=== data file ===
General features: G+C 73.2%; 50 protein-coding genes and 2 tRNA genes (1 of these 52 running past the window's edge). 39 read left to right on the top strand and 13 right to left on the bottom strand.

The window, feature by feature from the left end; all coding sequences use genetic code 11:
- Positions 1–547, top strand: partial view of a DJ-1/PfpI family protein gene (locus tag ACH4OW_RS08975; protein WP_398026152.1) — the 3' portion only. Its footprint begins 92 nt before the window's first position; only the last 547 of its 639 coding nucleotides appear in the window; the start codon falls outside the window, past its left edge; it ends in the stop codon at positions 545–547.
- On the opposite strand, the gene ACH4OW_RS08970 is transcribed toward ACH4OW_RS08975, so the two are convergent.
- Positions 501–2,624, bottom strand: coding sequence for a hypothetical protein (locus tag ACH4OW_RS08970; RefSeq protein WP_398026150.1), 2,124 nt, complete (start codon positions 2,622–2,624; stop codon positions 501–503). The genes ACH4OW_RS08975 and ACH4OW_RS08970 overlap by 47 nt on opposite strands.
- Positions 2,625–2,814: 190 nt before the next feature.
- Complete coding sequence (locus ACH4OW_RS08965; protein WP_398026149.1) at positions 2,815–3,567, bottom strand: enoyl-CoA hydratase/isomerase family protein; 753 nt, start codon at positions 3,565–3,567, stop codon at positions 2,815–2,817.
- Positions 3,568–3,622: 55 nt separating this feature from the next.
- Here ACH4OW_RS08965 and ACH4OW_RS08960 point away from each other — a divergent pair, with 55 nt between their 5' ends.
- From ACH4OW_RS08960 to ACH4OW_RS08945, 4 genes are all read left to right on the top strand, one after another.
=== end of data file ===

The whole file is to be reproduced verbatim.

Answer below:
General features: G+C 73.2%; 50 protein-coding genes and 2 tRNA genes (1 of these 52 running past the window's edge). 39 read left to right on the top strand and 13 right to left on the bottom strand.

The window, feature by feature from the left end; all coding sequences use genetic code 11:
- Positions 1–547, top strand: partial view of a DJ-1/PfpI family protein gene (locus tag ACH4OW_RS08975; protein WP_398026152.1) — the 3' portion only. Its footprint begins 92 nt before the window's first position; only the last 547 of its 639 coding nucleotides appear in the window; the start codon falls outside the window, past its left edge; it ends in the stop codon at positions 545–547.
- On the opposite strand, the gene ACH4OW_RS08970 is transcribed toward ACH4OW_RS08975, so the two are convergent.
- Positions 501–2,624, bottom strand: coding sequence for a hypothetical protein (locus tag ACH4OW_RS08970; RefSeq protein WP_398026150.1), 2,124 nt, complete (start codon positions 2,622–2,624; stop codon positions 501–503). The genes ACH4OW_RS08975 and ACH4OW_RS08970 overlap by 47 nt on opposite strands.
- Positions 2,625–2,814: 190 nt before the next feature.
- Complete coding sequence (locus ACH4OW_RS08965; protein WP_398026149.1) at positions 2,815–3,567, bottom strand: enoyl-CoA hydratase/isomerase family protein; 753 nt, start codon at positions 3,565–3,567, stop codon at positions 2,815–2,817.
- Positions 3,568–3,622: 55 nt separating this feature from the next.
- Here ACH4OW_RS08965 and ACH4OW_RS08960 point away from each other — a divergent pair, with 55 nt between their 5' ends.
- From ACH4OW_RS08960 to ACH4OW_RS08945, 4 genes are all read left to right on the top strand, one after another.